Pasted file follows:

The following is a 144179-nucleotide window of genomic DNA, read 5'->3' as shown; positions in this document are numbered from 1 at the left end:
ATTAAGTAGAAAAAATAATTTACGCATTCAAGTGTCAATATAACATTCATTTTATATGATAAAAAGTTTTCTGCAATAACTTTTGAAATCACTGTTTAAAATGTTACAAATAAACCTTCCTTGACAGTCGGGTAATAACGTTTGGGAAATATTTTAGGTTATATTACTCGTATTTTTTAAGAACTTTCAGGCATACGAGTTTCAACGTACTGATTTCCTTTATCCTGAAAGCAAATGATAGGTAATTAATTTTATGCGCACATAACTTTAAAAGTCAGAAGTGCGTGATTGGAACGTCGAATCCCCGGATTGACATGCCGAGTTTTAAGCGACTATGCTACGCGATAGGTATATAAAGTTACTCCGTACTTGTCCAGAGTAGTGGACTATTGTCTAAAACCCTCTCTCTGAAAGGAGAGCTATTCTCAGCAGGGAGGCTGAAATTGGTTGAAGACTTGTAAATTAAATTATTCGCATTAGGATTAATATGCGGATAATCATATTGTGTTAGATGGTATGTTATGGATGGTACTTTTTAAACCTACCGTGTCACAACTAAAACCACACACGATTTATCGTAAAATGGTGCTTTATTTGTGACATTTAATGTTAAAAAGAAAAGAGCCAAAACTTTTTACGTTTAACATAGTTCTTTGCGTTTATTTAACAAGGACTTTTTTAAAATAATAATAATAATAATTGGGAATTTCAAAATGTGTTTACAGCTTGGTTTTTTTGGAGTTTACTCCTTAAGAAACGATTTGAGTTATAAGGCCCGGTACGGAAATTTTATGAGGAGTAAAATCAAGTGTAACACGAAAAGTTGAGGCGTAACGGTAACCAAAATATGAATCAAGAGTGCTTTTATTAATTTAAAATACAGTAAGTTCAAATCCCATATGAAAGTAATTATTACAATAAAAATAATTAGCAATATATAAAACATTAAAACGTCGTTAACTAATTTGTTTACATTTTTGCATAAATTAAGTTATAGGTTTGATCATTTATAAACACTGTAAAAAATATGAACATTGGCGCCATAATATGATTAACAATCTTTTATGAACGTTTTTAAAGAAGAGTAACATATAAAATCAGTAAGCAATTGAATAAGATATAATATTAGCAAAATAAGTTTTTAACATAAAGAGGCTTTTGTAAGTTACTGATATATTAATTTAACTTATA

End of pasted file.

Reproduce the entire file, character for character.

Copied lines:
The following is a 144179-nucleotide window of genomic DNA, read 5'->3' as shown; positions in this document are numbered from 1 at the left end:
ATTAAGTAGAAAAAATAATTTACGCATTCAAGTGTCAATATAACATTCATTTTATATGATAAAAAGTTTTCTGCAATAACTTTTGAAATCACTGTTTAAAATGTTACAAATAAACCTTCCTTGACAGTCGGGTAATAACGTTTGGGAAATATTTTAGGTTATATTACTCGTATTTTTTAAGAACTTTCAGGCATACGAGTTTCAACGTACTGATTTCCTTTATCCTGAAAGCAAATGATAGGTAATTAATTTTATGCGCACATAACTTTAAAAGTCAGAAGTGCGTGATTGGAACGTCGAATCCCCGGATTGACATGCCGAGTTTTAAGCGACTATGCTACGCGATAGGTATATAAAGTTACTCCGTACTTGTCCAGAGTAGTGGACTATTGTCTAAAACCCTCTCTCTGAAAGGAGAGCTATTCTCAGCAGGGAGGCTGAAATTGGTTGAAGACTTGTAAATTAAATTATTCGCATTAGGATTAATATGCGGATAATCATATTGTGTTAGATGGTATGTTATGGATGGTACTTTTTAAACCTACCGTGTCACAACTAAAACCACACACGATTTATCGTAAAATGGTGCTTTATTTGTGACATTTAATGTTAAAAAGAAAAGAGCCAAAACTTTTTACGTTTAACATAGTTCTTTGCGTTTATTTAACAAGGACTTTTTTAAAATAATAATAATAATAATTGGGAATTTCAAAATGTGTTTACAGCTTGGTTTTTTTGGAGTTTACTCCTTAAGAAACGATTTGAGTTATAAGGCCCGGTACGGAAATTTTATGAGGAGTAAAATCAAGTGTAACACGAAAAGTTGAGGCGTAACGGTAACCAAAATATGAATCAAGAGTGCTTTTATTAATTTAAAATACAGTAAGTTCAAATCCCATATGAAAGTAATTATTACAATAAAAATAATTAGCAATATATAAAACATTAAAACGTCGTTAACTAATTTGTTTACATTTTTGCATAAATTAAGTTATAGGTTTGATCATTTATAAACACTGTAAAAAATATGAACATTGGCGCCATAATATGATTAACAATCTTTTATGAACGTTTTTAAAGAAGAGTAACATATAAAATCAGTAAGCAATTGAATAAGATATAATATTAGCAAAATAAGTTTTTAACATAAAGAGGCTTTTGTAAGTTACTGATATATTAATTTAACTTATA